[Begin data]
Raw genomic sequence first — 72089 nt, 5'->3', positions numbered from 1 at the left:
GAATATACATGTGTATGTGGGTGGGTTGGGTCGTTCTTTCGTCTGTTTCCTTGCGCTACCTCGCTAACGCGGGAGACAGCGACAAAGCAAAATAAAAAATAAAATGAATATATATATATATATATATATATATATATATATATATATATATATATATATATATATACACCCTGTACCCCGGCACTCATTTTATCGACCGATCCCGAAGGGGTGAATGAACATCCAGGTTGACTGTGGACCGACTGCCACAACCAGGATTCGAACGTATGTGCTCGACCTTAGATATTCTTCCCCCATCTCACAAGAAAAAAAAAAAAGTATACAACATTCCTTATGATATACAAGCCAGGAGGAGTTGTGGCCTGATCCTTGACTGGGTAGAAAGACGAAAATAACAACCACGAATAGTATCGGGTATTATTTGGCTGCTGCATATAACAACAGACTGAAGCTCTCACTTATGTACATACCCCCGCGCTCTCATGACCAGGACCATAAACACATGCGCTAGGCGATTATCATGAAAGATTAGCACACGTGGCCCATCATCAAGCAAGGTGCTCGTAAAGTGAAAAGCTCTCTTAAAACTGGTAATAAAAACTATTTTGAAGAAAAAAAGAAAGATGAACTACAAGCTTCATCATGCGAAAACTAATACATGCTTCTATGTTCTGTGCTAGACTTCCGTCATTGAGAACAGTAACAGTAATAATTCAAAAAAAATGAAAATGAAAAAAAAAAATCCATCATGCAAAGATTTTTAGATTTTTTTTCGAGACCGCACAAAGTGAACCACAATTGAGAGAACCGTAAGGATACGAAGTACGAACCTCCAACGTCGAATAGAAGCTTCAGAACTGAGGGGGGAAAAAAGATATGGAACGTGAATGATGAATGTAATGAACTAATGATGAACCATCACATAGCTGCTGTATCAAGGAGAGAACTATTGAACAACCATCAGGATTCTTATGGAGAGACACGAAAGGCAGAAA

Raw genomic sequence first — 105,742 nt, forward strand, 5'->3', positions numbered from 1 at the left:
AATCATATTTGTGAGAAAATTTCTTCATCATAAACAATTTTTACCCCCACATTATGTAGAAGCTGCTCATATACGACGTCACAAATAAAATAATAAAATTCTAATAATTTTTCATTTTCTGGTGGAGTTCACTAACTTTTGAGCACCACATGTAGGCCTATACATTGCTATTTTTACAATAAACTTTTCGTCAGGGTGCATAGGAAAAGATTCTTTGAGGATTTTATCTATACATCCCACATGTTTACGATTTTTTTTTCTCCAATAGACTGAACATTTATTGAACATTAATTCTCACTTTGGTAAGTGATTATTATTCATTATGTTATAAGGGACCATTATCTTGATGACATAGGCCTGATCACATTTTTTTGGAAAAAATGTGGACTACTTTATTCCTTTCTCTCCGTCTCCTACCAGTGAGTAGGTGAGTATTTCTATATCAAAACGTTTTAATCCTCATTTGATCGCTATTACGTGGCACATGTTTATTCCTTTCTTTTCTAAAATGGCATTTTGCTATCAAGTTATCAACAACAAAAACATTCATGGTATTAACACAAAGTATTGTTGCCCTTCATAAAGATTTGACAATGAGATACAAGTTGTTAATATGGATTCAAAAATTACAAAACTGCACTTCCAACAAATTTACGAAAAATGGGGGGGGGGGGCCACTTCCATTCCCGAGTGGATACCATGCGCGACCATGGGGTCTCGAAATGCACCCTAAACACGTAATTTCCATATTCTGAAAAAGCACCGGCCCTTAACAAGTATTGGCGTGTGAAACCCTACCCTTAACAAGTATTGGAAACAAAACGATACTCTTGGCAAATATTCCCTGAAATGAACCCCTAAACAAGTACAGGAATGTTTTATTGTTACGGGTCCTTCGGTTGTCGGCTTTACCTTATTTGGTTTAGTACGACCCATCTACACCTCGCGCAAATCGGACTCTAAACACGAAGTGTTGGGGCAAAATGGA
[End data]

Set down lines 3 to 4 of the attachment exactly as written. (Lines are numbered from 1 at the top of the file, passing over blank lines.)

Raw genomic sequence first — 105,742 nt, forward strand, 5'->3', positions numbered from 1 at the left:
AATCATATTTGTGAGAAAATTTCTTCATCATAAACAATTTTTACCCCCACATTATGTAGAAGCTGCTCATATACGACGTCACAAATAAAATAATAAAATTCTAATAATTTTTCATTTTCTGGTGGAGTTCACTAACTTTTGAGCACCACATGTAGGCCTATACATTGCTATTTTTACAATAAACTTTTCGTCAGGGTGCATAGGAAAAGATTCTTTGAGGATTTTATCTATACATCCCACATGTTTACGATTTTTTTTTCTCCAATAGACTGAACATTTATTGAACATTAATTCTCACTTTGGTAAGTGATTATTATTCATTATGTTATAAGGGACCATTATCTTGATGACATAGGCCTGATCACATTTTTTTGGAAAAAATGTGGACTACTTTATTCCTTTCTCTCCGTCTCCTACCAGTGAGTAGGTGAGTATTTCTATATCAAAACGTTTTAATCCTCATTTGATCGCTATTACGTGGCACATGTTTATTCCTTTCTTTTCTAAAATGGCATTTTGCTATCAAGTTATCAACAACAAAAACATTCATGGTATTAACACAAAGTATTGTTGCCCTTCATAAAGATTTGACAATGAGATACAAGTTGTTAATATGGATTCAAAAATTACAAAACTGCACTTCCAACAAATTTACGAAAAATGGGGGGGGGGGGCCACTTCCATTCCCGAGTGGATACCATGCGCGACCATGGGGTCTCGAAATGCACCCTAAACACGTAATTTCCATATTCTGAAAAAGCACCGGCCCTTAACAAGTATTGGCGTGTGAAACCCTACCCTTAACAAGTATTGGAAACAAAACGATACTCTTGGCAAATATTCCCTGAAATGAACCCCTAAACAAGTACAGGAATGTTTTATTGTTACGGGTCCTTCGGTTGTCGGCTTTACCTTATTTGGTTTAGTACGACCCATCTACACCTCGCGCAAATCGGACTCTAAACACGAAGTGTTGGGGCAAAATGGA